More than 20,000 foxes are expected to be killed in South Australia as the result of new legislation creating a bounty on foxes. The intention is to reduce predation on livestock and poultry.
Deemed necessary, this unfortunate legislation reminds us yet again of the unintended consequences when humans blithely introduce non-indigenous animals, insects, and even plants into a balanced ecosystem.
“Foxes cause significant economic losses to farmers by preying on newborn lambs, calves, kid goats, and poultry,” said Minister David Basham in a government press release.
The minister goes on to explain that foxes were introduced for recreational hunting in the mid-1800s and have spread across Australia causing an estimated impact of $227 million a year nationally. Basham further ascribes the ongoing decline of ground-nesting bird populations, indigenous small mammals, and reptiles to the over-population of foxes.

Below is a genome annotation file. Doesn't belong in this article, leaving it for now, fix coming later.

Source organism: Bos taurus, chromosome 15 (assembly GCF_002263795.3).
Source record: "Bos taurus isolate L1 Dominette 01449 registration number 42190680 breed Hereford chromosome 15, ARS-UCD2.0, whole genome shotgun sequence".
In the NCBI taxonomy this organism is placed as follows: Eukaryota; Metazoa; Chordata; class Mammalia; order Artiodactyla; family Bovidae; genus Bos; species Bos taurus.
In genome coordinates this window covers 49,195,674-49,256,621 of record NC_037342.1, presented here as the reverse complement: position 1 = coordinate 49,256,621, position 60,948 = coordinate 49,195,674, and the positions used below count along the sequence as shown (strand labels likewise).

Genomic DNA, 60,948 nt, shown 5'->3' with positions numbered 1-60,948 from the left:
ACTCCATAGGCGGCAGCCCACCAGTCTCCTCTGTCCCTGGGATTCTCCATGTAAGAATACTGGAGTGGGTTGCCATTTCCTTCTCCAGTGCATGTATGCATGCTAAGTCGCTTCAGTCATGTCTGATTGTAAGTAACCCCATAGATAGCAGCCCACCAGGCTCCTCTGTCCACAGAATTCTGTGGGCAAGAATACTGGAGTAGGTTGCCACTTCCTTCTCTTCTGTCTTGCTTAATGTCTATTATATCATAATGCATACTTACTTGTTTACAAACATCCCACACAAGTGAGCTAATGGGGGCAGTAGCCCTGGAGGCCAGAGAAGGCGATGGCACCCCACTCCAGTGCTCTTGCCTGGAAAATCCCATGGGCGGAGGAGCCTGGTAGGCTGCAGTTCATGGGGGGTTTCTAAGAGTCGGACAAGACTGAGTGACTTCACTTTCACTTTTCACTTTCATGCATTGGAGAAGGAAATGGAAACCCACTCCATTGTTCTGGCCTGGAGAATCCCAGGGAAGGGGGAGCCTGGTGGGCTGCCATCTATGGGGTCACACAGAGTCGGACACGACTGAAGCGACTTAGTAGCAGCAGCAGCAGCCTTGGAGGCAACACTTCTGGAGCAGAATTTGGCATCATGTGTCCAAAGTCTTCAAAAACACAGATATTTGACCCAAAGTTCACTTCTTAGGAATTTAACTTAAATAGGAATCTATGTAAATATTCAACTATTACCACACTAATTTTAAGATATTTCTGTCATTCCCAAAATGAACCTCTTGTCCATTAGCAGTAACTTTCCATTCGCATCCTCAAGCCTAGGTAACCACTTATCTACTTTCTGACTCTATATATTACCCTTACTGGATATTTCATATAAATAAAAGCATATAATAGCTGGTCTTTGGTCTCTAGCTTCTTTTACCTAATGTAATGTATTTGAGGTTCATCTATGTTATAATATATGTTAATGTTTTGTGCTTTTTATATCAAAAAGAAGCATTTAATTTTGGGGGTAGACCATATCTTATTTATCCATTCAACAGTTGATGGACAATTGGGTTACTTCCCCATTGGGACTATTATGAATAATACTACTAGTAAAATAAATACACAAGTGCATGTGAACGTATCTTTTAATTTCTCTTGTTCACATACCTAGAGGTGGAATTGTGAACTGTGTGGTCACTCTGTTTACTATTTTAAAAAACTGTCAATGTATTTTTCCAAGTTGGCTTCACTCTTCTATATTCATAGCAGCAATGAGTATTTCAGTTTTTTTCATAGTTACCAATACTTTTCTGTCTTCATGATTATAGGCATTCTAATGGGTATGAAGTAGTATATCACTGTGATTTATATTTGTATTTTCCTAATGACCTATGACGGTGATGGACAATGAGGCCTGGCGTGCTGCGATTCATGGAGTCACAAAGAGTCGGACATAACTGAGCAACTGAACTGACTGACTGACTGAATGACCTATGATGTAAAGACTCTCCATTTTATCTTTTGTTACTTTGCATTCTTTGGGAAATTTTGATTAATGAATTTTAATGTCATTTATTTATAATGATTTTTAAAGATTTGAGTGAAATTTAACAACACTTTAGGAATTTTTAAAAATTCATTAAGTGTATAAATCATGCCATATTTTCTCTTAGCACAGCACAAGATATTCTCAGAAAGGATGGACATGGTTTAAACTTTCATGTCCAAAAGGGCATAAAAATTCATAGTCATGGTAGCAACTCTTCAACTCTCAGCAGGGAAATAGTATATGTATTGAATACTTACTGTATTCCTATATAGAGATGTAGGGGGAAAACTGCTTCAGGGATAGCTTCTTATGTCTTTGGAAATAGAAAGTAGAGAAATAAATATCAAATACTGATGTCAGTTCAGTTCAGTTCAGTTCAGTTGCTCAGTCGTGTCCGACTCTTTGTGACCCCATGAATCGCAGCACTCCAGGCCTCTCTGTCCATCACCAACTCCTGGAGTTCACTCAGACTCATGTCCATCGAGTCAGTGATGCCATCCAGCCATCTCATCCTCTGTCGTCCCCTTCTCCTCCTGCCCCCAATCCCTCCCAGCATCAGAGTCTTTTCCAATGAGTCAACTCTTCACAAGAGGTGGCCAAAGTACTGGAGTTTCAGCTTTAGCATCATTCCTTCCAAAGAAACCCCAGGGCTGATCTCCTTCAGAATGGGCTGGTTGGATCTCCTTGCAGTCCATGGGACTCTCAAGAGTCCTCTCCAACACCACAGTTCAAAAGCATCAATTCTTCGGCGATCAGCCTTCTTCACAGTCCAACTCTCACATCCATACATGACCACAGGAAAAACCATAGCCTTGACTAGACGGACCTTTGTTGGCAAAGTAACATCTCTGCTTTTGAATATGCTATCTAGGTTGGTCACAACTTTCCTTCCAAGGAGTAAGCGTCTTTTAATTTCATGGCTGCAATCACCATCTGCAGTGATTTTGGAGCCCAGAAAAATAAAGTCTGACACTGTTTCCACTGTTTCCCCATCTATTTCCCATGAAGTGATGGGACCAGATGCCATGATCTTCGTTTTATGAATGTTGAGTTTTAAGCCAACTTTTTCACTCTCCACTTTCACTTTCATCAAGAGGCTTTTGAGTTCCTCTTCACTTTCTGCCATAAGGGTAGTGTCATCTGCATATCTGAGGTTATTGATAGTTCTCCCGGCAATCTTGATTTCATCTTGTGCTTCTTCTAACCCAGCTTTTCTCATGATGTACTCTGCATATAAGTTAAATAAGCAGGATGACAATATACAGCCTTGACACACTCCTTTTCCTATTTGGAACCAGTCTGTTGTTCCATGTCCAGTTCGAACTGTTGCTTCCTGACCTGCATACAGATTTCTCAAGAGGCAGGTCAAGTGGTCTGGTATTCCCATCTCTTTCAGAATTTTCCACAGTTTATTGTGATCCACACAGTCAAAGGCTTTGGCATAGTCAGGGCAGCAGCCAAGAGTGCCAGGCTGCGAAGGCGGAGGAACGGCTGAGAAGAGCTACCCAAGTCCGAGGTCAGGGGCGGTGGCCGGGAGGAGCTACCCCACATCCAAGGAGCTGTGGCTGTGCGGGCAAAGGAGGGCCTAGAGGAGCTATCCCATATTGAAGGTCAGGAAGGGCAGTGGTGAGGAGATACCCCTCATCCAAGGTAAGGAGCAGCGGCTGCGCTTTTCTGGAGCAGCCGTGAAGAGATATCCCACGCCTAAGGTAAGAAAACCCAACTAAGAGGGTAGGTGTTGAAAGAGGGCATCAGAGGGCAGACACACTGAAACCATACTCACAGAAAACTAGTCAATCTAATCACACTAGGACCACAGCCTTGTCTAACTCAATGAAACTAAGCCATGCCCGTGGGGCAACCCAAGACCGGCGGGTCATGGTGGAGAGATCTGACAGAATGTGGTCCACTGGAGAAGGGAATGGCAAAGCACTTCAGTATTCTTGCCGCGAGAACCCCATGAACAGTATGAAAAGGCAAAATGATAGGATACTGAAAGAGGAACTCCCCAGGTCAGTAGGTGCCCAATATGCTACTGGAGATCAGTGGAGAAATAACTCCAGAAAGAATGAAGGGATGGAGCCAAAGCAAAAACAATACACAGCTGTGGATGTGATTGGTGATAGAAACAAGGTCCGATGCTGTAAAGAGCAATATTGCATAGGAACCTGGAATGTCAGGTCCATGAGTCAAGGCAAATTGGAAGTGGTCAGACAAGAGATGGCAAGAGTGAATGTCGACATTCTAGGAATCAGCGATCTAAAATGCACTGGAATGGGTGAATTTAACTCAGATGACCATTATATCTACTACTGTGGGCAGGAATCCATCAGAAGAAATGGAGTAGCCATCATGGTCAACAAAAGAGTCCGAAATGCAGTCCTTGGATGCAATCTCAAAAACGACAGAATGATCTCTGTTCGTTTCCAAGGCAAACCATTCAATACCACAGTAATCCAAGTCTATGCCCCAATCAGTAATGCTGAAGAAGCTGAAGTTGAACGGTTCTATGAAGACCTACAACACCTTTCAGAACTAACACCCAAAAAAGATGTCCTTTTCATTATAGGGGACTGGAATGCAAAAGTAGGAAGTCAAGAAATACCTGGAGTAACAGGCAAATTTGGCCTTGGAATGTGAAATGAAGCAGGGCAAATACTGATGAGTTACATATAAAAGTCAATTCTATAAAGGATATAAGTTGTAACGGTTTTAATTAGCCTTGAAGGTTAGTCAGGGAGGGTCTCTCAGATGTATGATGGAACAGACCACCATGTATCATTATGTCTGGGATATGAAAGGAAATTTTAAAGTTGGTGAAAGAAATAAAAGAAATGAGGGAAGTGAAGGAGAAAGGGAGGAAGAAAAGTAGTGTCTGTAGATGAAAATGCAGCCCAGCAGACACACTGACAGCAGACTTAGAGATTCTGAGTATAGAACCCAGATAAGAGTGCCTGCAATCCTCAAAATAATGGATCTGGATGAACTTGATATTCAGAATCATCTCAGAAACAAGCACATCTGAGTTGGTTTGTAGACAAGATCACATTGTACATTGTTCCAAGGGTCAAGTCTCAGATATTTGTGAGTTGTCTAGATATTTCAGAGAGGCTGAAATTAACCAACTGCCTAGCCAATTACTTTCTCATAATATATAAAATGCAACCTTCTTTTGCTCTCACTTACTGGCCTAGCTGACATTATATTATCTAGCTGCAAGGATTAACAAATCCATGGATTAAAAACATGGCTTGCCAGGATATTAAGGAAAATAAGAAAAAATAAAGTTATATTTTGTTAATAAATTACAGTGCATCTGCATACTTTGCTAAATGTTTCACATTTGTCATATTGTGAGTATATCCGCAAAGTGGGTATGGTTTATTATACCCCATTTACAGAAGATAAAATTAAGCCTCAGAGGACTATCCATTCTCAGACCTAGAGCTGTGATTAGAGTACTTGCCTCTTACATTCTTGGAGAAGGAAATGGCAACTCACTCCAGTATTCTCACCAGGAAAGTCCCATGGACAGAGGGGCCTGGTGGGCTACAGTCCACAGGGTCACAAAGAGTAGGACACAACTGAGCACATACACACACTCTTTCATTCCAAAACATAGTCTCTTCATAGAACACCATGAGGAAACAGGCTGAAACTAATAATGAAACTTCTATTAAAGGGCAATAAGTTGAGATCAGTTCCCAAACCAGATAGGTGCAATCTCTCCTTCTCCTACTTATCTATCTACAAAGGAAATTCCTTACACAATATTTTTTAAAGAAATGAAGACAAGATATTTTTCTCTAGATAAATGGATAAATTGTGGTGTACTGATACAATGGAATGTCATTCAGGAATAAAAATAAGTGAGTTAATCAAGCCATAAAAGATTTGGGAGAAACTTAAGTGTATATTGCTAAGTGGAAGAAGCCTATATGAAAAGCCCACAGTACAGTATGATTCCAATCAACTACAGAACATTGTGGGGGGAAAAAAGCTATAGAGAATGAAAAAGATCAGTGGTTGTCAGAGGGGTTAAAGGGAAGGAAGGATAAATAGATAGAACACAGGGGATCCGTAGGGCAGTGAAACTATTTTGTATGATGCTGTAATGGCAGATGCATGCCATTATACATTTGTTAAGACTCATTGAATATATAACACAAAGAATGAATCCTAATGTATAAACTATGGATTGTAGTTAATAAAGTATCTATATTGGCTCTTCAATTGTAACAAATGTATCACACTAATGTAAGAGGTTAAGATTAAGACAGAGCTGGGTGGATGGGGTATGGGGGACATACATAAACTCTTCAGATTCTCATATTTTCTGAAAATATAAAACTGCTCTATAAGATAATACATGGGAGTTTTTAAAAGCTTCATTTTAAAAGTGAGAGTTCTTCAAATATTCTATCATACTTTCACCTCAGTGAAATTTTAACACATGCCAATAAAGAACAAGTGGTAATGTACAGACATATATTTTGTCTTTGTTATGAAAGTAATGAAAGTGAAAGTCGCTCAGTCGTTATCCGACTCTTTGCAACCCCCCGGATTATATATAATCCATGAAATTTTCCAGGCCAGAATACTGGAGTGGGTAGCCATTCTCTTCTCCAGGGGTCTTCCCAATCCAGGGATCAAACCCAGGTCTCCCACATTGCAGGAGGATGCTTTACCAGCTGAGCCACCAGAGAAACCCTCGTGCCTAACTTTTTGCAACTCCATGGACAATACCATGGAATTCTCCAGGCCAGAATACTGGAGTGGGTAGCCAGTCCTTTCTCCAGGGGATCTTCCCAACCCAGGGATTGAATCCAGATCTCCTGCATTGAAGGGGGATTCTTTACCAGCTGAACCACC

A ten-dollar payment will be made for each fox destroyed. Bounties will be paid under this program for up to two years or until the $220,000 funding runs out.
The bounty scheme is patterned upon a “highly successful wild dog bounty program and will see us work closely with Livestock SA and regional landscape boards to complement existing fox control programs.” Bounty payments will be made to livestock and poultry producers only but leave open private arrangements made between producers and professional and recreational shooters.
Posted September 22, 2021